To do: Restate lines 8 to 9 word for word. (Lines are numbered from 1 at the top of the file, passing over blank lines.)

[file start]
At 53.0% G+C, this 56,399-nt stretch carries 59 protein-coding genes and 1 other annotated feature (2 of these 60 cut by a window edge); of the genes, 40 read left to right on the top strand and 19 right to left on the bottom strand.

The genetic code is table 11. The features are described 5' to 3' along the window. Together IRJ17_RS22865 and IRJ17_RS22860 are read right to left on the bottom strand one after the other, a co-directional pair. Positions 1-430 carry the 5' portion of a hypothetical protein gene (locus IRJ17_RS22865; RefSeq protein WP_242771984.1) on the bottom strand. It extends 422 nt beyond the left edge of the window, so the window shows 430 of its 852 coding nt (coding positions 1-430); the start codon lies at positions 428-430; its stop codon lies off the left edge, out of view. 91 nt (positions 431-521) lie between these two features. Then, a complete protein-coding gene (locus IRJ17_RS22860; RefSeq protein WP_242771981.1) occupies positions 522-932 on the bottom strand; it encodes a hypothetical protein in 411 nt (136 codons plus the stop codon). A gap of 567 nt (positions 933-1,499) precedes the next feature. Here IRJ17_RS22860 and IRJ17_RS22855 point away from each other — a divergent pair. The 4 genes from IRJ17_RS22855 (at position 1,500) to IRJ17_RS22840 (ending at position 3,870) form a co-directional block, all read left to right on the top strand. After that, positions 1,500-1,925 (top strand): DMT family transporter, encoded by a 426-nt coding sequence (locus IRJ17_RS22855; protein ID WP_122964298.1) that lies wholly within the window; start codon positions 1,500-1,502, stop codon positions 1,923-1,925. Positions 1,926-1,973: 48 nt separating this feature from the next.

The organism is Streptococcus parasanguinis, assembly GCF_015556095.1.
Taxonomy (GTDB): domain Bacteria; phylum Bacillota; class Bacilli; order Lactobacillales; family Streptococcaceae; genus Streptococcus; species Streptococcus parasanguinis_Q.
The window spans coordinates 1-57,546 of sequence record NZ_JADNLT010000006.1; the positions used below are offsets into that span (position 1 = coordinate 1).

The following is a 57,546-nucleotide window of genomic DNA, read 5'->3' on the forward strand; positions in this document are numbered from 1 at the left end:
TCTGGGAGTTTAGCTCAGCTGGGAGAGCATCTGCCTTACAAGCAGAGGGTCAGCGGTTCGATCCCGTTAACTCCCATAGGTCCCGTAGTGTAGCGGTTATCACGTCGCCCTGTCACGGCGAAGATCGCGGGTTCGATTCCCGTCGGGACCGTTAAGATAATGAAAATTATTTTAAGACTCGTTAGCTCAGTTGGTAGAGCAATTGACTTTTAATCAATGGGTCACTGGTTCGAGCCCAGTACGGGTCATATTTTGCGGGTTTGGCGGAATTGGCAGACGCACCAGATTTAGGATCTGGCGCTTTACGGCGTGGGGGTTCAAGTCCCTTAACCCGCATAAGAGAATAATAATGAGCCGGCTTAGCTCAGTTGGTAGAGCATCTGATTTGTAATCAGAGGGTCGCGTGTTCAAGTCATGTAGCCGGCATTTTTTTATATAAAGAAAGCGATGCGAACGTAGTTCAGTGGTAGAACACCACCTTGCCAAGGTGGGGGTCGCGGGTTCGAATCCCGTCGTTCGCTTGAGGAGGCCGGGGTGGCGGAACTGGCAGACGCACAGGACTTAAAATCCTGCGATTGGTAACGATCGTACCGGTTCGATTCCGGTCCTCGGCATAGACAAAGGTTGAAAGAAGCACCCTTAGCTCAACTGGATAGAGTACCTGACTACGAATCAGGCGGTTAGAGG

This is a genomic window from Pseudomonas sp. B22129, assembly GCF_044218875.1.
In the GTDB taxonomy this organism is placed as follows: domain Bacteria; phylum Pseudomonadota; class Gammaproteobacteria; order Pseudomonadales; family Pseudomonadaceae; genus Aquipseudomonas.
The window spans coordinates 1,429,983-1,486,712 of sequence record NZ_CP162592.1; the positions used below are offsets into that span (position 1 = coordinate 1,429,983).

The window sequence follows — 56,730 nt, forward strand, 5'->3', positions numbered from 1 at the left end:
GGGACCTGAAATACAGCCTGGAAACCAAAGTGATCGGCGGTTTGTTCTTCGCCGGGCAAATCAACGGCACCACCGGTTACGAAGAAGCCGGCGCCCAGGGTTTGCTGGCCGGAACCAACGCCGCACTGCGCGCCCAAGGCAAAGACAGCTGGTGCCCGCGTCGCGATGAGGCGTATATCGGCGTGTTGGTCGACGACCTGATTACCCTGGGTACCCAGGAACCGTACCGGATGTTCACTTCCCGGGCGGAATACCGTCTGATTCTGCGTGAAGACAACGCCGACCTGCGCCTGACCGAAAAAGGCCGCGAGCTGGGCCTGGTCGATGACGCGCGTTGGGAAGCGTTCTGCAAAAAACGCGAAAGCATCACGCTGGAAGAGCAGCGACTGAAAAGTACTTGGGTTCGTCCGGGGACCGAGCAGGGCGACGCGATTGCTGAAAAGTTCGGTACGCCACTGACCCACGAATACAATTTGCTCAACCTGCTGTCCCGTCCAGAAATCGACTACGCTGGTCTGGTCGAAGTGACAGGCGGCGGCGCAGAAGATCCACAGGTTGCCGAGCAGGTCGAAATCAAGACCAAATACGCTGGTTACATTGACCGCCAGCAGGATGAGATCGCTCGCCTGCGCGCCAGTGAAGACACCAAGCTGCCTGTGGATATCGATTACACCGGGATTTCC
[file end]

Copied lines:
This is a genomic window from Pseudomonas sp. B22129, assembly GCF_044218875.1.
In the GTDB taxonomy this organism is placed as follows: domain Bacteria; phylum Pseudomonadota; class Gammaproteobacteria; order Pseudomonadales; family Pseudomonadaceae; genus Aquipseudomonas.